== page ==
It has been a long journey (done in a short timeframe), and a lot of things needed to be done in order for it to work.

Some of the obstacles we (and probably everyone who does a migration) needed to solve were:

  • Changing UPN’s on all the accounts to the users primary smtp address
  • Establish ADFS and DirSync
  • Changing certificates that were using the current UPN’s and therefor would be rendered invalid.
  • Import the ~8000 accounts that only existed in Domino and not in Active Directory and keep them synced.
  • Sync the other 10000 accounts that existed in both Domino and Active Directory
  • Migrate distribution lists
  • Migrate rooms
  • Migrate shared mailboxes with their access lists
  • Build forms to enable users to do some of the management themselves
  • Make sure mail flow works during the “hybrid” period
  • Migrating mobile device id’s allowed to sync through Active Sync
  • Provisioning of new accounts in Office 365 that work with our current processes
  • Automate all the common tasks (creating mailboxes, shared mailboxes, managing distribution lists, approving devices, managing licenses etc.)
  • And more… 🙂

Since a lot of people out there are probably doing, or will be doing, the same thing we did, I will try to do a couple of post on how we solved these tasks (at least those related to powershell), share some code and good cmdlets for managing everything from rooms to mobile devices,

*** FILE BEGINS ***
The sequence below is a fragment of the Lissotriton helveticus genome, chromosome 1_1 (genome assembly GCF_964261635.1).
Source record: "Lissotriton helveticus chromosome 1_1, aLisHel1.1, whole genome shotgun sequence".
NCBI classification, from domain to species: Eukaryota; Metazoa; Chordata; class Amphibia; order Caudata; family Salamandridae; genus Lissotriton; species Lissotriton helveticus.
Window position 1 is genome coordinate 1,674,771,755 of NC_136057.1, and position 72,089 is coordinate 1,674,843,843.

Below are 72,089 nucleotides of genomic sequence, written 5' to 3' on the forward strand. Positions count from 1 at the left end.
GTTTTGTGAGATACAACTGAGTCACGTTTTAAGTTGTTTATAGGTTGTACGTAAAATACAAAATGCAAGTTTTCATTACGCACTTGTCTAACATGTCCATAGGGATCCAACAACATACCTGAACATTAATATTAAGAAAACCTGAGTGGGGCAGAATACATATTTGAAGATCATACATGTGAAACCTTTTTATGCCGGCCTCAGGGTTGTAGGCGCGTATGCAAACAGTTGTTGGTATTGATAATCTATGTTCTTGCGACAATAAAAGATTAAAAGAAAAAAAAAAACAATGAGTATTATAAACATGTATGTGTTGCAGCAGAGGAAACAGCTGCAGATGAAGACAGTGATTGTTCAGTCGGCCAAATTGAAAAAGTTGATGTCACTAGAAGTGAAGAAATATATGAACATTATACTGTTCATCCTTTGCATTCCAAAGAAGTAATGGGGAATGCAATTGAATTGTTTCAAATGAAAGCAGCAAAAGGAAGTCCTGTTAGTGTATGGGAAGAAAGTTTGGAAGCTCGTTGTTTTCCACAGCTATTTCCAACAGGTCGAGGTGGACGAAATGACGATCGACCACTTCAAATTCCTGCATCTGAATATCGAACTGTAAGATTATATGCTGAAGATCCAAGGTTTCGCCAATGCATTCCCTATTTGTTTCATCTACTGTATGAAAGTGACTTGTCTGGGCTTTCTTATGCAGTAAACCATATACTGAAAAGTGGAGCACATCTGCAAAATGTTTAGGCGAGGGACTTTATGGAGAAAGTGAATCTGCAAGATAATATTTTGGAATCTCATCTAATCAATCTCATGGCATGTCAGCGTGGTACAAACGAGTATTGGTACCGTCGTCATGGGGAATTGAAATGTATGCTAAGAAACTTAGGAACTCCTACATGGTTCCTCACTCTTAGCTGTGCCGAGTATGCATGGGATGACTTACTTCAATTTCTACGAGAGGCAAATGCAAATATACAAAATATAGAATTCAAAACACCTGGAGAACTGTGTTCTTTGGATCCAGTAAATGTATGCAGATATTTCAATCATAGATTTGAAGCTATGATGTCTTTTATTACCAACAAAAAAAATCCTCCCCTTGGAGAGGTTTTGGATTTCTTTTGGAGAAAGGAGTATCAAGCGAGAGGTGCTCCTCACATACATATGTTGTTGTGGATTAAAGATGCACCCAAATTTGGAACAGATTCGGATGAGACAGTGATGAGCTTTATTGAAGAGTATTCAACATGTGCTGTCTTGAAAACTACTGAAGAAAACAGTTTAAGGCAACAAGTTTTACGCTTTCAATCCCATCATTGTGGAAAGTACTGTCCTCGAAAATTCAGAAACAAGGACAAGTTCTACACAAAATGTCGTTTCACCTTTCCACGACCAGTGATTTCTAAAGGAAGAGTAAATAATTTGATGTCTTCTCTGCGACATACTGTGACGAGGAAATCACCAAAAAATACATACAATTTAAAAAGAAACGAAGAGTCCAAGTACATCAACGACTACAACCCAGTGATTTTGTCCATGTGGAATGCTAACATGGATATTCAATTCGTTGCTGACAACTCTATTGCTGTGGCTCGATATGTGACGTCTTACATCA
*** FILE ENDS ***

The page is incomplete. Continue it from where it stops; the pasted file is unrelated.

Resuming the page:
Hopefully this will become a good repository for myself and for anyone out there facing the same challenge we did 🙂

Using Group-Object With Expressions

Some background
I dealt with the task of verifying all dns records in a server with ~50000 A-records. For every forward record, we wanted to check if that IP had a reverse lookup record that was pointing to the same hostname in the reverse zone, and log the results.

This was painfully slow and took hours using dns lookup with the .Net object or nslookup, and puts unnecessary load on the DNS Server. (not much, but still…)

So I decided to go with the option of downloading the zones and comparing them in memory to gain performance.

I won’t go through the process of downloading the dns zones and parsing them now (if you want me to, tell me!), but I just wanted to share something that I learned about the “Group-Object”-cmdlet. Because even when I did this locally in memory, the process of searching through arrays with ~50000 records was very slow, so I thought I could use multithreading to speed things up, and run every zone as a separate job simultaneously.

So how to do this?

Using the Where-Object cmdlet
One way of doing it is to simply find all the IPs in the array that start with a specific address. For example “10.10.”

That would look something like this:

$MyNetwork = $AllMyIPs | Where-Object { $_.IP -like '10.10.*' }

That command takes ~2,5 seconds to execute on my server, and you have to do it for every network you have (or at least for every thread you want to start). You want as small chunks as possible to speed up the search for reverse records later, but you don’t want the penalty of splitting the records up too many times.

So we are getting there… But we could do a lot better!

Using the Group-Object cmdlet With Expressions
The solution was simple, but I never thought of it before this. The Group-Object cmdlet can group things based on expressions!